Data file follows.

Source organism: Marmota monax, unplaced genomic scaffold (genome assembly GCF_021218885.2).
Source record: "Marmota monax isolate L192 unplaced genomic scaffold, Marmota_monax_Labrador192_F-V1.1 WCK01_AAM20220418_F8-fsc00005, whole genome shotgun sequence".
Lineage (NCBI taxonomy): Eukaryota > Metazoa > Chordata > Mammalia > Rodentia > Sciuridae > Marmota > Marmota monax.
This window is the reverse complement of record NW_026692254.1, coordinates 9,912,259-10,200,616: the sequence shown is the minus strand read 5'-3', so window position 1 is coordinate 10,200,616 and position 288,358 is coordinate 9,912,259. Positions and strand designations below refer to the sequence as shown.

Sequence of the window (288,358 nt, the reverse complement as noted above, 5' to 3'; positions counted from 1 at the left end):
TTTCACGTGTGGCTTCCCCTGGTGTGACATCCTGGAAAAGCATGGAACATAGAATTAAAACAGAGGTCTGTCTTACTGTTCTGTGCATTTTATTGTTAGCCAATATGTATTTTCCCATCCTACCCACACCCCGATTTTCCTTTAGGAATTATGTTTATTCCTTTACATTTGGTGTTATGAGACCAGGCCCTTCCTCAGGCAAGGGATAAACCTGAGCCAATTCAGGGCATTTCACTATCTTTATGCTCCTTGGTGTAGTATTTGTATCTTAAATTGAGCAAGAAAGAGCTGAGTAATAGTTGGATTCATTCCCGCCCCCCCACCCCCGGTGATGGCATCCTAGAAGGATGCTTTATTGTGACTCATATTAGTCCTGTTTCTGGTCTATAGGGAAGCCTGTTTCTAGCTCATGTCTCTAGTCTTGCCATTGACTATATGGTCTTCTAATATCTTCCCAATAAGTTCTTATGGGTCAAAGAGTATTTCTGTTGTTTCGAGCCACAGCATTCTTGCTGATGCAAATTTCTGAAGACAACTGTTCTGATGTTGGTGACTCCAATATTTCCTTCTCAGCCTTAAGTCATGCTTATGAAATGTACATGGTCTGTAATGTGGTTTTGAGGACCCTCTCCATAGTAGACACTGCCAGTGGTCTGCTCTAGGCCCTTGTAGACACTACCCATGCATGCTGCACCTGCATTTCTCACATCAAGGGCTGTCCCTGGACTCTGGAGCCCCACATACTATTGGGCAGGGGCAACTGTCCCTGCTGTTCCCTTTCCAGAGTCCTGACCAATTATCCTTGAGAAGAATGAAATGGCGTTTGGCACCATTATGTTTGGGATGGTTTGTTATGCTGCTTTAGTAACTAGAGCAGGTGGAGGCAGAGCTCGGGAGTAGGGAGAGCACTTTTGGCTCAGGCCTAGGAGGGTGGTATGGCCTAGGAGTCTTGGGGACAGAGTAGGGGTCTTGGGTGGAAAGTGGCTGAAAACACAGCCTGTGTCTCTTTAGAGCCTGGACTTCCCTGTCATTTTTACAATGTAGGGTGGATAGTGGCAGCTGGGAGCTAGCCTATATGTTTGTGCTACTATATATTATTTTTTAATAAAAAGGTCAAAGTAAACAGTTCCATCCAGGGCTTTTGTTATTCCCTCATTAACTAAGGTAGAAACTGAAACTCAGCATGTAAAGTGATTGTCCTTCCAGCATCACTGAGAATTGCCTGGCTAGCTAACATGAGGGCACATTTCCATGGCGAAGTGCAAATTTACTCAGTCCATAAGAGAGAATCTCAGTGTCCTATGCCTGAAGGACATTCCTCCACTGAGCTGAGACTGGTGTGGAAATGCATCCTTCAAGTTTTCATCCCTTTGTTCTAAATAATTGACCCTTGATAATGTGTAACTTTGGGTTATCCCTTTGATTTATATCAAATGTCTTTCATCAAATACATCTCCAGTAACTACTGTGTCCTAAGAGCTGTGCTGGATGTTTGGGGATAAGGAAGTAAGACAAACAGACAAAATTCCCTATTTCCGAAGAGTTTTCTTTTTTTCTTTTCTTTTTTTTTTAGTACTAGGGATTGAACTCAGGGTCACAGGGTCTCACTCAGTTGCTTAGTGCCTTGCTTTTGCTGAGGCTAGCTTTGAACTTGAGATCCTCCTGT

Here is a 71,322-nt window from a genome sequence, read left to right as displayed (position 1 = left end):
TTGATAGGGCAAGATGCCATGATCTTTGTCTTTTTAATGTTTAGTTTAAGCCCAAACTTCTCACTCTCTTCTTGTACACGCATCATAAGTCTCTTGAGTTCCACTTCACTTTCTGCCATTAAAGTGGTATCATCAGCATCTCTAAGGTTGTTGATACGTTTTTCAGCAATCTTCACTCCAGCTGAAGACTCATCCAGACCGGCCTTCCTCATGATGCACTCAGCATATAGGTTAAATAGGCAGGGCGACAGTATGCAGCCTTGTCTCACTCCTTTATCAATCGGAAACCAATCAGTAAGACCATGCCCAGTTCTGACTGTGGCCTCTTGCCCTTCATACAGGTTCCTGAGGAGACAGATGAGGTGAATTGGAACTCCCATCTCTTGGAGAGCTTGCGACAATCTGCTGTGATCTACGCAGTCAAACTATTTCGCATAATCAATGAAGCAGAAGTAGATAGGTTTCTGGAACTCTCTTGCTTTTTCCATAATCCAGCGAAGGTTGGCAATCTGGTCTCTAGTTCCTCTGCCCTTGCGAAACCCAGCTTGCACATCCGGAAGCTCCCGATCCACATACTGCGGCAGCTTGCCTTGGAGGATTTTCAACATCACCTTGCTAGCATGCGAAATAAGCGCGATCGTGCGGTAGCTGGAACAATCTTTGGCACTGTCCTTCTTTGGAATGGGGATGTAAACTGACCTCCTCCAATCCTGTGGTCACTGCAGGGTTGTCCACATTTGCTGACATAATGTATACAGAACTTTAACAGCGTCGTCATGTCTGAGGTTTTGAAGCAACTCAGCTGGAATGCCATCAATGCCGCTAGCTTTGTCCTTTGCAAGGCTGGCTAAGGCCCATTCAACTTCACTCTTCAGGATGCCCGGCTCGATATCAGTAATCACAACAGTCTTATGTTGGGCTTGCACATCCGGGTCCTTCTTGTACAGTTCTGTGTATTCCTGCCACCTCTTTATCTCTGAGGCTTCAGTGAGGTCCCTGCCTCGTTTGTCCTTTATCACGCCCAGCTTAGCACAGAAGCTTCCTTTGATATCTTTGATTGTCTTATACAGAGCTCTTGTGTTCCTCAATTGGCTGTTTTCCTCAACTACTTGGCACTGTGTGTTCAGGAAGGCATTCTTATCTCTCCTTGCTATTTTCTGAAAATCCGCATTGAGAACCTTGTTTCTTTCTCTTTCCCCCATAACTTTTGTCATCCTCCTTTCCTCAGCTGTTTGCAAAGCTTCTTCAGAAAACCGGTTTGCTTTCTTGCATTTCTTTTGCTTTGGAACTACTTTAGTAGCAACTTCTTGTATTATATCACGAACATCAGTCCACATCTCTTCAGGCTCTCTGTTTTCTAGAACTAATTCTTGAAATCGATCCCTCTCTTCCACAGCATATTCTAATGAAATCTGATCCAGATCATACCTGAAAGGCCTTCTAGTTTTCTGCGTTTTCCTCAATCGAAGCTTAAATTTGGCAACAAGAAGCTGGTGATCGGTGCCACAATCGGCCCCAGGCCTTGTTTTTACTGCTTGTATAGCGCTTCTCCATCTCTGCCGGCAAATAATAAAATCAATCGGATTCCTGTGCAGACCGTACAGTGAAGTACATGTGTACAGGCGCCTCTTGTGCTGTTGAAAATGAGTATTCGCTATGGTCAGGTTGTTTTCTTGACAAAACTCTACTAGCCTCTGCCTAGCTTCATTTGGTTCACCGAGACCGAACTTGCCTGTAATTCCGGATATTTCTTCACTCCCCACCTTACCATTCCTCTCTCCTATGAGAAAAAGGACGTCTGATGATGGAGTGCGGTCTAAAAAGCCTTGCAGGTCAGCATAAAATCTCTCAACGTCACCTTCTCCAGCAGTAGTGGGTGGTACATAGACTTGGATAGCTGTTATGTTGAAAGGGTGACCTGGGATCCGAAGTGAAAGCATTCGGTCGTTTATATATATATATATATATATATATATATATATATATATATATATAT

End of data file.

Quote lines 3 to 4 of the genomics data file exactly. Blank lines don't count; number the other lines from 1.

Lineage (NCBI taxonomy): Eukaryota > Metazoa > Chordata > Mammalia > Rodentia > Sciuridae > Marmota > Marmota monax.
This window is the reverse complement of record NW_026692254.1, coordinates 9,912,259-10,200,616: the sequence shown is the minus strand read 5'-3', so window position 1 is coordinate 10,200,616 and position 288,358 is coordinate 9,912,259. Positions and strand designations below refer to the sequence as shown.